Washington (CNSNews.com) - It's that time of year when spelling and geography whiz kids head to the nation's capital. And once again this year, home schoolers were among the best in both competitions.

Even though students from public schools dominate the contests, home-schooled students are making their presence -- and their smarts -- known to people around country.

Last week, home-schooled eighth grader James Williams of Vancouver, Wash., took home first place in the National Geography Bee. Then on Thursday, another home-schooled eighth grader, Evelyn Blacklock of Tuxedo Park, N.Y., was the runner-up in the National Spelling Bee.

Winning isn't everything, said Abigail R. Eustace, a home-schooled seventh grader from Beavercreek, Ohio, who was knocked out of Thursday's finals. Eustace pointed to the number of home-schooled participants to prove her point.

In the United States, less than 3 percent of all students are home schooled, yet they made up 12 percent of the 251 spelling bee finalists and 5 percent of the 55 geography bee finalists.

"If home schoolers try something, they're going to do better than average," said Brian D. Ray, president of the National Home Education Research Institute, which serves as a clearinghouse for information on home-based education.

Ray said the annual spelling and geography bees always include a disproportionate percentage of home-schooled students, which he attributes to differences in the teaching methods parents and public school teachers use.

For instance, he said, only about one third of the day in public schools accounts for "academically engaged time." At home, a parent or two can focus exclusively on a child, meaning he or she gets more attention and doesn't waste time standing in lunch lines or taking bathroom breaks.

While Ray acknowledged that it's hard to judge the impact students like Williams and Blacklock are having on the home-school movement, he said their strong showings in national competitions certainly help the movement's image.

Home schooling has long been subject to skepticism and still faces threats today from lawmakers. It has also been the butt of jokes and even forms the basis of a new comedy series on The WB cable network, called "The O'Keefes."

Home-school teachers, who range from single stay-at-home moms to working mothers and fathers, are taking things in stride, Ray said.

When The WB announced its plans to air "The O'Keefes," the Home School Legal Defense Association promptly fired off a letter to the network's executives complaining about the portrayal of the home-schooled students in the show.

Although its second episode only aired Thursday night, home schoolers have made it clear that they're not pleased. The network, however, has stood behind the show, emphasizing that it is based on fictional characters.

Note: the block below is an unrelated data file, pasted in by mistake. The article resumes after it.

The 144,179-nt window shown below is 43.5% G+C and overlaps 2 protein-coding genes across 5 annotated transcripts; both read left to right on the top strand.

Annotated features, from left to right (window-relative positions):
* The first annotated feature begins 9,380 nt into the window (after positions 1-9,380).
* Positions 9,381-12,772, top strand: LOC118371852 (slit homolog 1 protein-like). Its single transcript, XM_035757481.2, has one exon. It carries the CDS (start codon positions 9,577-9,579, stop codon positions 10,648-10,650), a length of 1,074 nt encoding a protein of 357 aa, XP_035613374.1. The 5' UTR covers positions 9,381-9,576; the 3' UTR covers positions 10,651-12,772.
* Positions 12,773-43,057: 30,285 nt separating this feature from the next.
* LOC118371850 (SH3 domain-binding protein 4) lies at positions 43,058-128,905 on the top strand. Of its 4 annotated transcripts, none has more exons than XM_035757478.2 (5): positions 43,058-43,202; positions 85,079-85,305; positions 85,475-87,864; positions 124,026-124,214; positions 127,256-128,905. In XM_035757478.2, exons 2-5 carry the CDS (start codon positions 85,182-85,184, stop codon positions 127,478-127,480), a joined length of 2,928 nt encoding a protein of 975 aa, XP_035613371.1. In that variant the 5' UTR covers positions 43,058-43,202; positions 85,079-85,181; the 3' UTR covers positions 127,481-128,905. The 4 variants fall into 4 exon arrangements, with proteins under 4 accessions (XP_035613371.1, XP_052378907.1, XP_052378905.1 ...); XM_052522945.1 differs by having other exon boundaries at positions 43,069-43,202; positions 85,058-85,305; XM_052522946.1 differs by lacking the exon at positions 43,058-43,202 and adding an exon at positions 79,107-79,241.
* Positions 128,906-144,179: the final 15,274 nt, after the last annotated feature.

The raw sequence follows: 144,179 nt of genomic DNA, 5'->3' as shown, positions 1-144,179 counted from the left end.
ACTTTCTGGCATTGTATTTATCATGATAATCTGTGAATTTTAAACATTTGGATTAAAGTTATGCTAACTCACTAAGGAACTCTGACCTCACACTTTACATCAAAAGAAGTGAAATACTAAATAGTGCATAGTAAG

But even though dustups like the one involving The WB occur now and then, Ray said things are improving for the home-school movement.

"When people bump into [home schoolers], they realize they're not strange, they're not nerds and they're not socially isolated," he said. "As people start experiencing that, the image and the interpretation of home schooling starts to change a lot."

The image is also changing because of the success home-schooled students are enjoying in competitions such as the spelling and geography bees, Ray said.

Since 1997, three of the seven spelling bee champions have been home schooled. And even though Blacklock came up short in Thursday's finals, Williams picked up a victory in the geography bee.

But getting taught at home isn't necessarily the key to success, some home schoolers said.

"Home-schooled students seem to me like they'll work harder at things," said Hannah Elizabeth Due, an eighth grader from Grand Forks, N.D. "But I know a lot of these kids who do very well aren't home schooled. I guess it just depends on how hard you want to do it."

For her mother, Joan Due, it was the second trip to National Spelling Bee finals. In 2000, Hannah's sister Karen tied for 13th place in the finals.

Getting to the national finals isn't easy. This year's winner, Sai R. Gunturi of Dallas, was making his fourth appearance. Typically students compete in school, regional and state bees before they can advance. For home schoolers, it's much the same process.

It's also a lot of work, Eustace said. She spent three to five hours a day studying. And she said the word she missed -- sarrusophone -- was one that she knew, which makes it even tougher.

E-mail a news tip to Robert B. Bluey.

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